Before you leave for the race (like a day or two before), read the information provided, check for compulsory equipment and print the race directions. Really. Don’t phone the organiser and pester them because you’re a lazy-butt. They’ve got lots of other things to deal with pre-race.
On arrival, check in at the race registration table to collect your race envelope. It may have instructions, maps, bibs and, most certainly, an indemnity form. Get each team member to sign the form and return it promptly. Read the race instructions. There is also usually a race briefing before the start. I loathe convoluted race briefings as I believe they should just welcome us, thank the sponsors and let us get going. When it comes to instructions and rules, my rule is that if it isn’t on paper, it doesn’t exist. Sure, it doesn’t always happen this way but it should. After 30-minutes (if that!) I can’t remember to turn left, right, right again and left at some obscure white post.
Anyway, don’t stress yourself before the race about the route, the disciplines and the distances. That’s the thing with adventure racing – adaptability and variability. And don’t make assumptions. Just attend the briefing, read the rules and do what you’re told. It’s as easy as that.
Sprint races and short course races (up to around 65km) will probably have a central transition area and are generally unsupported (no support crew required). And becuase of this central transition they’re a bit more spectator friendly. You can leave your bikes and gear for the running and biking disciplines in the transition area. You can also leave a bottle of water to refill your hydration reservoir/bottle and some food, like a banana, extra bars, sandwich and such – you don’t need to carry everything the whole time.
While you’re munching out on course, please take care that your wrappers from gels and bars don’t end up on the ground. Secure in you backpack and place in a bin when you return to the transition. It’s amazing how much stuff ends up on the ground when it wiggles out of pack pockets.
In short races you can expect to have running and biking and maybe some other obstacles thrown in for fun. The running and biking will be split into more than one leg – so even on a short 2-3hr race you could still have 3-4 legs. This is nice because then no one leg will be much more than 10-15km, which is a comparitive drop in the ocean on a bike. Obstacles require no special skills – they’re meant to be fun.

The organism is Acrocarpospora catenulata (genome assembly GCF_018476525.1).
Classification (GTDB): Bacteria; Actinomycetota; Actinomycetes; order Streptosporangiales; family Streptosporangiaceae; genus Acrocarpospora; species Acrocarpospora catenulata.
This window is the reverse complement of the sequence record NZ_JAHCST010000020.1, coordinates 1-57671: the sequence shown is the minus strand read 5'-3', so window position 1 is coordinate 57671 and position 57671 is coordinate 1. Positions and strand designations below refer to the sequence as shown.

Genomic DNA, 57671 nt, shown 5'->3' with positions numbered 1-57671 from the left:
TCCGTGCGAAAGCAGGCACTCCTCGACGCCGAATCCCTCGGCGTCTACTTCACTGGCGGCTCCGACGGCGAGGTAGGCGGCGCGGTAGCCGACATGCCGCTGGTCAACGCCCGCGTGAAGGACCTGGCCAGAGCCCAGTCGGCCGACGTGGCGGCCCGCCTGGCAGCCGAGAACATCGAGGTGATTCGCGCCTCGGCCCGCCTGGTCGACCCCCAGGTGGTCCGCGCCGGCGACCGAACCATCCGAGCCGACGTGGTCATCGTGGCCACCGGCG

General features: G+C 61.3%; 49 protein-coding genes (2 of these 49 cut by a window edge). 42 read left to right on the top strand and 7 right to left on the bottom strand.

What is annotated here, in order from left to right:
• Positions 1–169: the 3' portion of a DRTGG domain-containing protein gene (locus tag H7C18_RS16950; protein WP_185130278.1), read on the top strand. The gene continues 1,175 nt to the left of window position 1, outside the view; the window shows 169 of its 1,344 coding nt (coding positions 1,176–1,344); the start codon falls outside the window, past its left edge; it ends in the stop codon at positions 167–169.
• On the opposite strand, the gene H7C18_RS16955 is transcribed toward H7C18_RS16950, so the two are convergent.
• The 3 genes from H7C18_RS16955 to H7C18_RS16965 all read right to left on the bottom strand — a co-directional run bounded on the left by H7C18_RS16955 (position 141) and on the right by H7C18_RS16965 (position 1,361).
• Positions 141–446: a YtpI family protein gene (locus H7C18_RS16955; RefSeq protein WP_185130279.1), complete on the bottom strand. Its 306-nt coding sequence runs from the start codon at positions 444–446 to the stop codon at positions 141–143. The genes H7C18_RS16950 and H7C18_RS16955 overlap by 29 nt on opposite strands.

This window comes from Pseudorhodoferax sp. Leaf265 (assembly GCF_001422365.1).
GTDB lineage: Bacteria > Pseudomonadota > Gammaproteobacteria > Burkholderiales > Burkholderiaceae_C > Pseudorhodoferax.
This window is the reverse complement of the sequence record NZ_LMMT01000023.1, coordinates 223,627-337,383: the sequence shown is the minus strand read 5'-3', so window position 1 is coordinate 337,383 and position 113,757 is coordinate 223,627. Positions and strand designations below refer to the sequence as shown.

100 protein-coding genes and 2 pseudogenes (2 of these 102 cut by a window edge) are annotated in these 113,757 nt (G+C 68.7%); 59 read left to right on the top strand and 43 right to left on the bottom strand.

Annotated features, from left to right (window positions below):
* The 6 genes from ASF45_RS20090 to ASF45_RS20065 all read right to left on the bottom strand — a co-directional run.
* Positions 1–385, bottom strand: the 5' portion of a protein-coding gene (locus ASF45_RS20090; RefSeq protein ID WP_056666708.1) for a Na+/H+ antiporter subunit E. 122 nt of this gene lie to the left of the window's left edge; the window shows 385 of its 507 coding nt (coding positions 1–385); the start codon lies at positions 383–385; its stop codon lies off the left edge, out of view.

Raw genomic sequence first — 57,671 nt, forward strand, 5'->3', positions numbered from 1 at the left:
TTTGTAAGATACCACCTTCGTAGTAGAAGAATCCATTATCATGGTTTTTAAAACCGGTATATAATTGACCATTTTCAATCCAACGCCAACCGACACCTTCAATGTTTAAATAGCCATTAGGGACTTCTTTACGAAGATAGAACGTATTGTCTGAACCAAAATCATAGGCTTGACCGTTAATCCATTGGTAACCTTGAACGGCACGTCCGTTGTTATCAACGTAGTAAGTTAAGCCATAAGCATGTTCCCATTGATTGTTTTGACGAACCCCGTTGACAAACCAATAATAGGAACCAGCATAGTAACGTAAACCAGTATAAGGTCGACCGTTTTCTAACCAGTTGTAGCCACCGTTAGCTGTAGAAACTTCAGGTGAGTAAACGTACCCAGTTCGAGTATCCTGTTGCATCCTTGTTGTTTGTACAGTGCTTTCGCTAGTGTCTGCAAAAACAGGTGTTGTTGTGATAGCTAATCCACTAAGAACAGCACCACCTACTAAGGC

The start could see all the teams on the starting line for a group run/bike or you may receive instructions/maps at the start. If it’s the latter, teams will usually move to one side, read the instructions or the map to decide where to go or what to do first, and then they’ll move off in their own time.
Navigation is included in short adventure races too (multisport events have no nav – and they’re not often team events either). You can be assured that the navigation in short course events will be easy – it is not rocket science – and they don’t hide the controls. They’ll be on significant features like a big tree, fences, road junction and you should notice the control as you approach.
Each time you come in to the transition you’ll have to check-in with the marshal. You may have to check out with them too. You’ll be told in the briefing. If your team withdraws from the race, for whatever reason, be sure to tell the marshal. Very important! Make sure you’re checked off at the finish.
The pace of short events is faster than a 24hr and longer race so don’t be put off and think you could never do a longer race. They are as different as a 5km fun run is to Comrades Marathon.
And then, once the race is done, there’s a prize giving. Most events have lots of luck draw prizes so it is worth hanging around. It’s also fun to sit around chatting with other teams after the race.
It’s a similar setup for longer races – the main differences being that you’ll have a support crew who transports your gear and provides food; transitions will be all over the place as the race progresses; paddling will certainly be included; leg distances will be longer; and navigation will be a little more challenging.